### YouKn0wWho's blog

By YouKn0wWho, history, 6 years ago,

I am stuck on this following problem:

#### Statement:

Given a string of size n and q queries of type (l,r) you need to find how many palindromes are there in the substring of range [l...r].

#### Constraints:

1<=n,q<=100000

1<=l<=r<=n

Thanks for reading the problem. It will be really helpful if you can give me a solution.

• +15

 » 6 years ago, # | ← Rev. 2 →   0 Mistake in approach.
•  » » 6 years ago, # ^ |   +6 Thanks for your reply.But I am not clear about the merging procedure. Can you please tell me more about this part "number of palindromes between this parts (left end in first half and right in second)."
•  » » 6 years ago, # ^ | ← Rev. 2 →   0 why even O((r - l) * logn)? You can preprocess string using Manachar's algorithm, and then for each i in [l, r], you can find the number of palindromes in between the parts, centered at i in O(1), so it's just O(r - l).but I don't understand, how it will be O(nlog2n) in total, because you will have to merge even for queries. Can you please elaborate.
•  » » » 6 years ago, # ^ | ← Rev. 2 →   +2 [deleted]
•  » » » » 6 years ago, # ^ |   +3 We know that there can be at most n palindromes in a string of size nNo there can be n2 palindromes, for example consider aaaaaa.so that won't work :|
•  » » » » » 6 years ago, # ^ |   0 Sorry, you are right.
•  » » » 6 years ago, # ^ | ← Rev. 3 →   0 Mistake in approach.
•  » » » » 6 years ago, # ^ |   +8 "each interval will be smaller in at most logn merges"No, you may even have to merge already merged intervals, with a simple interval. So that won't be O(nlogn)
•  » » » » » 6 years ago, # ^ |   0 You are absolutely right! I will try to invent something better and correct :)
 » 6 years ago, # | ← Rev. 2 →   0 Sqrt-decomposition solution is costly but may pass, depending on TL.Whenever you add/remove some index, you have to add/remove palindromic substrings ending at that index, which you can find using binary search (hash the string and it's reverse).Total complexity will be
•  » » 6 years ago, # ^ |   0 How will you find palindromic substrings ending at some index by binary search?
•  » » » 6 years ago, # ^ |   0 HashingHash the given string and it's reverse, Now you can binary search on the maximum length that can be a palindrome ending at that index (in the direction you want). To check if the substring of given length is palindrome, you just compare hash of string with it's reverse, for that substring.
•  » » » » 6 years ago, # ^ | ← Rev. 2 →   0 That is not correct, you can do it for center of string, otherwise function is not monotonic and you can not use binary search: Just look at string aba, there is two palindromes and binary search will check first ba and say, ok it is not palindrome answer is smaller than 2.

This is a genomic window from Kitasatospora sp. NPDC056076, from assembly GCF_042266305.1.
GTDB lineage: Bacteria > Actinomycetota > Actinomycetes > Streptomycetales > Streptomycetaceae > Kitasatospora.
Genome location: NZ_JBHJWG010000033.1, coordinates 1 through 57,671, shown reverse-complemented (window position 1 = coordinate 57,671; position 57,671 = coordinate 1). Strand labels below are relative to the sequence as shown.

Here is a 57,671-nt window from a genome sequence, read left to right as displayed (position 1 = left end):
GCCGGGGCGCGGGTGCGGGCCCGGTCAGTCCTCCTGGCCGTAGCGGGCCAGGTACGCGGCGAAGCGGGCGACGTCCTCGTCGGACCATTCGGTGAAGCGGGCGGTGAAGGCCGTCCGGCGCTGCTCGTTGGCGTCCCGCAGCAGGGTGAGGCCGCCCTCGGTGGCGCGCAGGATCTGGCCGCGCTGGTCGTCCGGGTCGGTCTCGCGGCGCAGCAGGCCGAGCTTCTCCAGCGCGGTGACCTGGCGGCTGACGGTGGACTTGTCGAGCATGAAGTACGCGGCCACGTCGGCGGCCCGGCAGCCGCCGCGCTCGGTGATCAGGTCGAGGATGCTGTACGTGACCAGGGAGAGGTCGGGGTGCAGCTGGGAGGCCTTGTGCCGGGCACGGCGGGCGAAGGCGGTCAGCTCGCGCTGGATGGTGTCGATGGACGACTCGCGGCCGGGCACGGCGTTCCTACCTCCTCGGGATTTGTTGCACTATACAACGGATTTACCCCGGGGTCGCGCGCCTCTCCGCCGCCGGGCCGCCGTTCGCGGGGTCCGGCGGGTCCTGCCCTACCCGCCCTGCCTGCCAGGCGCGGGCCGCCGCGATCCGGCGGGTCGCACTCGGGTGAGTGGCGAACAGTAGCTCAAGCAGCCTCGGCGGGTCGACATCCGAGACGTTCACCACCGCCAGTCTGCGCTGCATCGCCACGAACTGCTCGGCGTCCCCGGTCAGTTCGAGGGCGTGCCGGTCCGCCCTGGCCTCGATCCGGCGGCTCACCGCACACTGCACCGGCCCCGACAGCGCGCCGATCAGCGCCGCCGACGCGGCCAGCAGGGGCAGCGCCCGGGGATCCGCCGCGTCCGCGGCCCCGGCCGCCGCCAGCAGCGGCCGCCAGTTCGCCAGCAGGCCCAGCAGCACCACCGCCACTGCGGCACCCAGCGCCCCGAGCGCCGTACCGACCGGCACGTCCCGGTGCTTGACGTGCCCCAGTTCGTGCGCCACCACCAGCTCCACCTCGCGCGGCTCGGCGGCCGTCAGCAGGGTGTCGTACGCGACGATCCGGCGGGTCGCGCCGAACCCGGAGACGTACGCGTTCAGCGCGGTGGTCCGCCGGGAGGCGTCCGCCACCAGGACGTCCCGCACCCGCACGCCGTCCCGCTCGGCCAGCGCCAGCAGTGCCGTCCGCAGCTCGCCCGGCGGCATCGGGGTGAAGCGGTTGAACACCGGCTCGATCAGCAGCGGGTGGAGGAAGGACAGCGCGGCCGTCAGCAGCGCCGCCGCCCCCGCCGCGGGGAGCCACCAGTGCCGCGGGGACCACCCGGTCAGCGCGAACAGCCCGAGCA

•  » » » » » 6 years ago, # ^ |   0 oh ok.. missed it :(
•  » » » » » » 6 years ago, # ^ |   +3 1:1 in hacks, we are playing until 2 ;)
 » 6 years ago, # |   +20 It is easier to explain by considering only palindromes centered at indicies (so, odd length), the idea is the same anyway. For each index i, ri will be the longest radius of a palindrome centered there (in other words, the amount of palindromes centered at index i). Directly from manacher, this takes to calculate.For a query [l, r], we first compute . Now we want to calculateAgain, thanks to symmetry, I'll only explain how to compute the left term..The sum over i can be found in constant time. As for the other term, if we create some array ri' = ri - i during the preprocessing, then the queries are asking for some over range of min(C, ri') where C is constant. You can solve this in per query using wavelet tree, and I guess it's also solvable with a persistent segtree.
•  » » 6 years ago, # ^ | ← Rev. 2 →   +5 Thanks for your reply. This is an interesting approach.Well, I am interested to know about this idea- min(i-l+1,r[i])=i+min(1-l,r[i]-i).I have brute forced for different i,l and r[i] and found that this is true. But curious mind wants to know the proof of this. If you can come up with a proof feel free to share this with me.Thanks again.
•  » » » 6 years ago, # ^ |   +3 min(i - l + 1, ri) = min(i + (1 - l), i + (ri - i)) = i + min(1 - l, ri - i)
•  » » » 6 years ago, # ^ |   +3 min(x + a, y + a) = a + min(x, y). I think this is fairly obvious, but you can do case analysis anyway: x < y: min(x + a, y + a) = x + a = a + min(x, y). x ≥ y: min(x + a, y + a) = y + a = a + min(x, y). Now just plug a = i, x = 1 - l, y = ri - i
•  » » » » 6 years ago, # ^ |   0 thanks. got it
 » 6 years ago, # | ← Rev. 2 →   0 Palindrome tree can tall you, how many palindrome add s[i]. You can create partial sum array and say on query O(1).Sorry for my English.
 » 4 years ago, # |   +14 Please provide problem link.I want to solve it.
•  » » 4 years ago, # ^ |   +4
 » 4 years ago, # |   0 My approach takes O(n ^ 2) precalculation to get O(1) queries.Can I improve furthur more with dynamic programming ? My codevoid solve() { string s; cin >> s; vector > precal(2, vector(n, +INF)); /// precal0[x] - min position (p) | (0 + p)..(x)_(x + 1)..(x + p) is palindrome /// precal1[x] - min position (p) | (0 + p)......(x)......(x + p) is palindrome const int lower = -1, upper = n; for (int i = 0; i < n; ++i) /// Precalculation O(n ^ 2) { for (int l = i, r = i + 0; lower < l && r < upper; --l, ++r) if (s[l] == s[r]) precal[1][i] = l; else break; for (int l = i, r = i + 1; lower < l && r < upper; --l, ++r) if (s[l] == s[r]) precal[0][i] = l; else break; } for (int q = readInt(); q--; ) /// O(q) | O(1) per query { int l = readInt() - 1; int r = readInt() - 1; bool type = (r - l + 1) & 1; /// Odd or Even Size palindrome int m = (l + r) / 2; /// Middle of palindrome cout << (precal[type][m] <= l ? 1 : -1) << '\n'; } }